• Under DRG system long, high intensity hospital
    stays fiscal crisis for hospitals
  • Hospital and insurer of the future will have to
    efficiently and effectively treat serious and
    complex illness in order to survive

46
Medical Spending and Care of the Seriously Ill
1.3 trillion in 2001
  • 11 of U.S. health care dollar spent in last year
    of life, much of it on hospital services
  • 30 of Medicare costs to the 5 of enrollees with
    most serious and complex illness
  • (Emanuel et al. N Engl J Med 1994330540.)

47
Summary Care for serious illness at the turn of
this century
  • Unprecedented gains in life expectancy
    exponential rise in number and needs of the frail
    elderly
  • Cause of death shifted from acute sudden illness
    to chronic episodic disease
  • Untreated physical symptoms
  • Unmet patient/family needs
  • Future doctors and nurses untrained
  • Fragmentation, poor coordination and an
    unresponsive health care and payment system

48
How do we make it better?
  • Starting with first principles
  • Does our healthcare system respond to the needs
    of our sickest patients and their families?
  • What are the goals of medical care?
  • What should they be?

49
A different kind of care
  • Palliative care in hospitals aims to
  • Relieve physical and emotional suffering
  • Support family caregivers
  • Train future health professionals
  • Meet the needs of the growing population of
    elderly with complex and advanced illness
  • Coordinate and rationalize care-
  • the right care for the right patient at the right
    time in the right place
  • Begin to make the system responsive to the
    patients it intends to serve

50
Palliative Care...
  • To relieve suffering, improve quality of life
  • Affirms life, sees death as a personal and
    natural process
  • Many diagnoses
  • serious or life threatening illness
  • Appropriate early in course of illness
  • Patient and family preferences sought and
    respected
  • Should be combined with life prolonging therapies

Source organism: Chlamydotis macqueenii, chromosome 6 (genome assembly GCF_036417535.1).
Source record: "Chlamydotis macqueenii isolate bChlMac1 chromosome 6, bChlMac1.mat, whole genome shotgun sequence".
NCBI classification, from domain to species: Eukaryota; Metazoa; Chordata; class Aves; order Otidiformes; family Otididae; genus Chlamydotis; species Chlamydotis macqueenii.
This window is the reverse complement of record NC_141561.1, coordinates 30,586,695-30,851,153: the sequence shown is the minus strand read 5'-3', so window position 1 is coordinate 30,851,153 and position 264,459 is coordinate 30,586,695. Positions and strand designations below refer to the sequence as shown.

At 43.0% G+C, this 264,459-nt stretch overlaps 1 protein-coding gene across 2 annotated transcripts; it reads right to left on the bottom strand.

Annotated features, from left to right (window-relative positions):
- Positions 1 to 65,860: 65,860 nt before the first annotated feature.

or may become the focus of care near the end of
    life
  • Interdisciplinary
  • Psychological, spiritual, social, bereavement
    support

51
Annie Jones What actually happened
  • 82-year-old with hypertension, diabetes, renal
    failure osteoporosis, vision loss.
  • Cycle of health crises- falls, fractures,
    pneumonia
  • Hospitalized two times in 9 months
  • Home with Medicare-CHHA, discharged from homecare
    after 4 weeks- new crisis- repeat
    hospitalization
  • In pain, symptoms not managed- long hospital
    stay, resulting in progressive deconditioning,
    weakness, functional decline
  • Not ready for hospice but in need of more support
    in hospital and ongoing transition management and
    care coordination at home

52
Annie Jones What should have happened
  • Palliative care consultation for
  • Pain and symptom relief- facilitates success of
    rehabilitation, reduces hospital length of stay
  • Patient/family discussions re needs/goals,
    advance care planning
  • Home needs assessment
  • Identification of on-going support services at
    home
  • Plan for coordination and monitoring after home
    care skilled need terminates
  • Support for gradual transition to hospice when
    illness progresses to terminal stage

53
Role of the hospital-based palliative care
consultation team
  • Advice and support to ward team on symptom